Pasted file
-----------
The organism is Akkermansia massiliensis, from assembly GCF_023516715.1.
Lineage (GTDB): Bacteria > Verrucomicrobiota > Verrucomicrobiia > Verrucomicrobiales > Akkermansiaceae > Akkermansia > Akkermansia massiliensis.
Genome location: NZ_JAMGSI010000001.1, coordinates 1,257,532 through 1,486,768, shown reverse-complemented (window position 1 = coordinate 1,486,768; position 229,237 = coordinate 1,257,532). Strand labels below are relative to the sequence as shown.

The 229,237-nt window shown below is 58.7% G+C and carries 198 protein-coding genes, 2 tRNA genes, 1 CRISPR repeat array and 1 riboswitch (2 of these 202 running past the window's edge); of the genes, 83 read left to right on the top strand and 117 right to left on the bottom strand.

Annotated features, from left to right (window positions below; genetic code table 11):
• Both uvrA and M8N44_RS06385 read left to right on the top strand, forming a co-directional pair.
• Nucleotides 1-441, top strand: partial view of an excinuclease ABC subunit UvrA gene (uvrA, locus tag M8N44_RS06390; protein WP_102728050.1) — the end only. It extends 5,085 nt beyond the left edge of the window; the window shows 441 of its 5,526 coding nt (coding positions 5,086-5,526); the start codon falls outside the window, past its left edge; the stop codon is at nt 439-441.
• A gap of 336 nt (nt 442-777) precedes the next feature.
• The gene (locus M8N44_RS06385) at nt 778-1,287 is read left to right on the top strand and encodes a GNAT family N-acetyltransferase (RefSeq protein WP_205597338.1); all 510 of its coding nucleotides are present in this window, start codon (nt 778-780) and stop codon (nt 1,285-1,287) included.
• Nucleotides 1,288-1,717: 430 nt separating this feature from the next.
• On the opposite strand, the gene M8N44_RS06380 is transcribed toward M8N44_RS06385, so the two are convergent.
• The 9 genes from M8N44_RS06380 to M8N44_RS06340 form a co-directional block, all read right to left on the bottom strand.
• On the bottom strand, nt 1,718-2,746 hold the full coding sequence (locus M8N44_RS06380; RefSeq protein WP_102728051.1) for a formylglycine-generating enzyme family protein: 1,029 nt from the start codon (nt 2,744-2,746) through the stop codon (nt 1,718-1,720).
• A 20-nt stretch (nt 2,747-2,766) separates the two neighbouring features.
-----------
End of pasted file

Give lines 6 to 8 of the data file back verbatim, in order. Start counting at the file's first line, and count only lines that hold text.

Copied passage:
• Both uvrA and M8N44_RS06385 read left to right on the top strand, forming a co-directional pair.
• Nucleotides 1-441, top strand: partial view of an excinuclease ABC subunit UvrA gene (uvrA, locus tag M8N44_RS06390; protein WP_102728050.1) — the end only. It extends 5,085 nt beyond the left edge of the window; the window shows 441 of its 5,526 coding nt (coding positions 5,086-5,526); the start codon falls outside the window, past its left edge; the stop codon is at nt 439-441.
• A gap of 336 nt (nt 442-777) precedes the next feature.